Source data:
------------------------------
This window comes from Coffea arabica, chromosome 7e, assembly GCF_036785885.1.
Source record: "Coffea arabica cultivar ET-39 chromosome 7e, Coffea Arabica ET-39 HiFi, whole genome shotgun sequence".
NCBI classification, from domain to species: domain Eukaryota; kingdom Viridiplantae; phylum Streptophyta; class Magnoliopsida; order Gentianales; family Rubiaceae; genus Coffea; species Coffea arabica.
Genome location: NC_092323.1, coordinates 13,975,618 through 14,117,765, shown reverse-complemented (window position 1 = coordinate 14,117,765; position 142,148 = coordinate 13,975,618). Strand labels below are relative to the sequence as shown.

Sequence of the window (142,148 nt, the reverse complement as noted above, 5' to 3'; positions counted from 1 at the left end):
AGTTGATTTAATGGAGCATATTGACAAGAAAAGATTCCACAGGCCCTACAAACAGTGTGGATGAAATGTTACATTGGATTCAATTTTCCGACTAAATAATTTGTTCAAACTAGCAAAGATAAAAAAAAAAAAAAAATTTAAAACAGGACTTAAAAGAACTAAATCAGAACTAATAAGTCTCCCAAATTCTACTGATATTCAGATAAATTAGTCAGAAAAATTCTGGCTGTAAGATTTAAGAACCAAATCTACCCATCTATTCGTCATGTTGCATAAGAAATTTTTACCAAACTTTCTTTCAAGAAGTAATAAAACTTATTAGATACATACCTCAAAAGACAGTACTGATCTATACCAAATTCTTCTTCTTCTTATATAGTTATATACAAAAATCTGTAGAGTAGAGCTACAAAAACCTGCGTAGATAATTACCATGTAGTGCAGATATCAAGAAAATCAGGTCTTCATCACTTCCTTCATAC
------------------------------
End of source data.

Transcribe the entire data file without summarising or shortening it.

This window comes from Coffea arabica, chromosome 7e, assembly GCF_036785885.1.
Source record: "Coffea arabica cultivar ET-39 chromosome 7e, Coffea Arabica ET-39 HiFi, whole genome shotgun sequence".
NCBI classification, from domain to species: domain Eukaryota; kingdom Viridiplantae; phylum Streptophyta; class Magnoliopsida; order Gentianales; family Rubiaceae; genus Coffea; species Coffea arabica.
Genome location: NC_092323.1, coordinates 13,975,618 through 14,117,765, shown reverse-complemented (window position 1 = coordinate 14,117,765; position 142,148 = coordinate 13,975,618). Strand labels below are relative to the sequence as shown.

Sequence of the window (142,148 nt, the reverse complement as noted above, 5' to 3'; positions counted from 1 at the left end):
AGTTGATTTAATGGAGCATATTGACAAGAAAAGATTCCACAGGCCCTACAAACAGTGTGGATGAAATGTTACATTGGATTCAATTTTCCGACTAAATAATTTGTTCAAACTAGCAAAGATAAAAAAAAAAAAAAAATTTAAAACAGGACTTAAAAGAACTAAATCAGAACTAATAAGTCTCCCAAATTCTACTGATATTCAGATAAATTAGTCAGAAAAATTCTGGCTGTAAGATTTAAGAACCAAATCTACCCATCTATTCGTCATGTTGCATAAGAAATTTTTACCAAACTTTCTTTCAAGAAGTAATAAAACTTATTAGATACATACCTCAAAAGACAGTACTGATCTATACCAAATTCTTCTTCTTCTTATATAGTTATATACAAAAATCTGTAGAGTAGAGCTACAAAAACCTGCGTAGATAATTACCATGTAGTGCAGATATCAAGAAAATCAGGTCTTCATCACTTCCTTCATAC